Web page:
“Socialist Nature or the utopia of the ordinary” by Gerhard Obermüller

Hernández visualises hidden history and, by employing alienation effects, intensifies historical contexts in ways that the historian cannot. The contribution of Hernández’s subjective perspective to the historical discourse is also due to the fact that Cuban history and its interpretation remain sharply contested to this day. Cuba’s official government, U.S. foreign policy, and the many Cuban interest groups all stick to their particular version of history. For generations, Cuban artists of the far-flung Diaspora of literature, film and contemporary art have been adding their facets to this concurrence of rivalling, monolithic historical narratives. The radical emancipation of Cuba from the USA after 1959 drove a deep rift through the nation, splitting it into social losers and supposed winners, a rift that runs through practically every Cuban family. Diaspora art in particular implies a polyphony of views through which many Cubans can communicate on the history of the country that continues to influence their lives, although they no longer live there. With his work, Diango Hernández inhabits and performs in one of these historically charged “migratory spaces”, on which he continues to work exhibition by exhibition.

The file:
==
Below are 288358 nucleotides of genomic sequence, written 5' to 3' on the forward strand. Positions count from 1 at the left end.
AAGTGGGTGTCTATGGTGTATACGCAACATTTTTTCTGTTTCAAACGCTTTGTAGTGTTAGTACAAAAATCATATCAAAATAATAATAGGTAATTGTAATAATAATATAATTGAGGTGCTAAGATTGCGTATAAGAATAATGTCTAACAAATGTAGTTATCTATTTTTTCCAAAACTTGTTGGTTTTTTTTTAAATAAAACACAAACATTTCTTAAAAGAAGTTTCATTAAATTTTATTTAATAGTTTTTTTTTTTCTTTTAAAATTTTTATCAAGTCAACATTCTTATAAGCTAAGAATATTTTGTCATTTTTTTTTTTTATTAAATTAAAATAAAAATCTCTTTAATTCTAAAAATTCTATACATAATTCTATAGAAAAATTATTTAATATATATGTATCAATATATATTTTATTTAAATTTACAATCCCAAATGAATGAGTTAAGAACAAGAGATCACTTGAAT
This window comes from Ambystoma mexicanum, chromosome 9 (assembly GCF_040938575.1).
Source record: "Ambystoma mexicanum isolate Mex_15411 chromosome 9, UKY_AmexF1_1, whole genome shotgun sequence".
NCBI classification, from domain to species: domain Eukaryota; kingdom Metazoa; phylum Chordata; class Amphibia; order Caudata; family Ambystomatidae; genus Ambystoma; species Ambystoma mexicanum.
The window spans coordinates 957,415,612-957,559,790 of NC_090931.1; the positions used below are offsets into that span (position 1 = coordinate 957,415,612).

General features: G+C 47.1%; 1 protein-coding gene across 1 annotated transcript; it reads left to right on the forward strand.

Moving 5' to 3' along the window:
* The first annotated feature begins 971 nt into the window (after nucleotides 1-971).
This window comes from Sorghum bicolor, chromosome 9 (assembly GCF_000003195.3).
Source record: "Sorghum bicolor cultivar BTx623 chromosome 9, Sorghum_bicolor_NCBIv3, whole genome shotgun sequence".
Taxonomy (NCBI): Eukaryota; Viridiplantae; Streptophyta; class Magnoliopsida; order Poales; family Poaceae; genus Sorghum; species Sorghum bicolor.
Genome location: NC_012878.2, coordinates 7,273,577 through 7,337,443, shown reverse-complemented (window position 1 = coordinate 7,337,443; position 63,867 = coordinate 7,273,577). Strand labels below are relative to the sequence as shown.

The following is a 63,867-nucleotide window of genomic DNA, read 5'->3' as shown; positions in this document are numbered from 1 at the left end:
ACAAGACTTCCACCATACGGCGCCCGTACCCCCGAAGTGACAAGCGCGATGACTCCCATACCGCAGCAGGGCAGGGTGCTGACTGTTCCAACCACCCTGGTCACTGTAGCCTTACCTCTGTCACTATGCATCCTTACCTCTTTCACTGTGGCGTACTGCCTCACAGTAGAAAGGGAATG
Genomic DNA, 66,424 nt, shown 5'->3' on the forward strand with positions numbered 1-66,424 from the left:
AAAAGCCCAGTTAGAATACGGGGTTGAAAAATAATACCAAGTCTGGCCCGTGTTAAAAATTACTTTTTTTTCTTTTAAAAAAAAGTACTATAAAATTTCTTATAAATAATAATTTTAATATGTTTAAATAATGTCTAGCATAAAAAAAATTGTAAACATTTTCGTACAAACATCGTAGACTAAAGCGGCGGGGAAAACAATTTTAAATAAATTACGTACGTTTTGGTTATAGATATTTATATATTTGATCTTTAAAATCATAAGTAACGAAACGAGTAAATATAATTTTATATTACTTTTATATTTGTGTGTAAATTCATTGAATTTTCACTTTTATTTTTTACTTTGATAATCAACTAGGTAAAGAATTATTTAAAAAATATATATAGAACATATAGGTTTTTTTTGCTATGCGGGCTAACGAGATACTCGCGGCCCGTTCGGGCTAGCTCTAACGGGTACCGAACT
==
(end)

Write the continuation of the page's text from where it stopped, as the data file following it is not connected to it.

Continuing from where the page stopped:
In Socialist Nature, historicising elements subtly take a back seat. Nevertheless, the artist uses his fictitious protagonist Eugene von Gundlach to lay down a historical foundation that gives his exhibition a certain direction. The history of Cuba in the 1970s and 1980s is always palpable, even though—or precisely because—it is not explicitly spotlighted in the exhibition. It was a hot decade in which Gundlach undertook his escapist travels. While he is taking photographs, the revolution is becoming consolidated in Cuba and Cubano-Americanos are forming a powerful lobby in the USA. Through the lens of the photographer Eugene von Gundlach, Hernández focuses not on the political hot spots, nor on the centre, but rather on the periphery of political events. Using the meta-fiction of Eugene von Gundlach, Hernández once again widens the large kaleidoscope of his examination of Cuban history, taken to the universal scale by this exhibition, spotlighting the Cold War, but also the legacy of colonialism and questioning the constructions and projections which we associate with “East” and “West”. He casts his eye back to the depths of pre-revolutionary times and, at the same time, to the pure present. For Diango Hernández, the Socialist Nature exhibition not only implies art, but perhaps also a biographical “revaluation of all values”. With Socialist Nature he has left behind the internalised agenda of the Cuban Revolution…(excerpt)


“Spiritual Discovery” by Timotheus Vermeulen